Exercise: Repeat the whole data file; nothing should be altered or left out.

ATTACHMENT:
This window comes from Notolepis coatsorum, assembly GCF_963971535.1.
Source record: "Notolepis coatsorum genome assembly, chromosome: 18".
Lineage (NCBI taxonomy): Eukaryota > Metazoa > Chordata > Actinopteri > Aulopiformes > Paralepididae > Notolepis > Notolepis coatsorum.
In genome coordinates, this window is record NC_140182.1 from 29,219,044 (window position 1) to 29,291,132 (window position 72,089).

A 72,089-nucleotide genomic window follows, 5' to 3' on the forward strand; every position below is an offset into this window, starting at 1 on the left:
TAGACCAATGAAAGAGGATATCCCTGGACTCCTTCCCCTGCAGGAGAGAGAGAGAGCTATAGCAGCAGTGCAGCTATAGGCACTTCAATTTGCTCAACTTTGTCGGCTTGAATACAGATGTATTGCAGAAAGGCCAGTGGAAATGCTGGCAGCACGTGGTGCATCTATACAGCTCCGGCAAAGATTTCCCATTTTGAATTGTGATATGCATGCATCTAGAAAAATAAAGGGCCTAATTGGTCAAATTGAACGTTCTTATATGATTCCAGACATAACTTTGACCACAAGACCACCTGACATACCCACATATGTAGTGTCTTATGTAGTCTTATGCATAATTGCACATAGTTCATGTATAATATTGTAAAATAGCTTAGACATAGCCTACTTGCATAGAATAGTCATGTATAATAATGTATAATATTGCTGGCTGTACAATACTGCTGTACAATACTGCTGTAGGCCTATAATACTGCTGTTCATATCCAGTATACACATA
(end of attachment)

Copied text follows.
This window comes from Notolepis coatsorum, assembly GCF_963971535.1.
Source record: "Notolepis coatsorum genome assembly, chromosome: 18".
Lineage (NCBI taxonomy): Eukaryota > Metazoa > Chordata > Actinopteri > Aulopiformes > Paralepididae > Notolepis > Notolepis coatsorum.
In genome coordinates, this window is record NC_140182.1 from 29,219,044 (window position 1) to 29,291,132 (window position 72,089).

A 72,089-nucleotide genomic window follows, 5' to 3' on the forward strand; every position below is an offset into this window, starting at 1 on the left:
TAGACCAATGAAAGAGGATATCCCTGGACTCCTTCCCCTGCAGGAGAGAGAGAGAGCTATAGCAGCAGTGCAGCTATAGGCACTTCAATTTGCTCAACTTTGTCGGCTTGAATACAGATGTATTGCAGAAAGGCCAGTGGAAATGCTGGCAGCACGTGGTGCATCTATACAGCTCCGGCAAAGATTTCCCATTTTGAATTGTGATATGCATGCATCTAGAAAAATAAAGGGCCTAATTGGTCAAATTGAACGTTCTTATATGATTCCAGACATAACTTTGACCACAAGACCACCTGACATACCCACATATGTAGTGTCTTATGTAGTCTTATGCATAATTGCACATAGTTCATGTATAATATTGTAAAATAGCTTAGACATAGCCTACTTGCATAGAATAGTCATGTATAATAATGTATAATATTGCTGGCTGTACAATACTGCTGTACAATACTGCTGTAGGCCTATAATACTGCTGTTCATATCCAGTATACACATA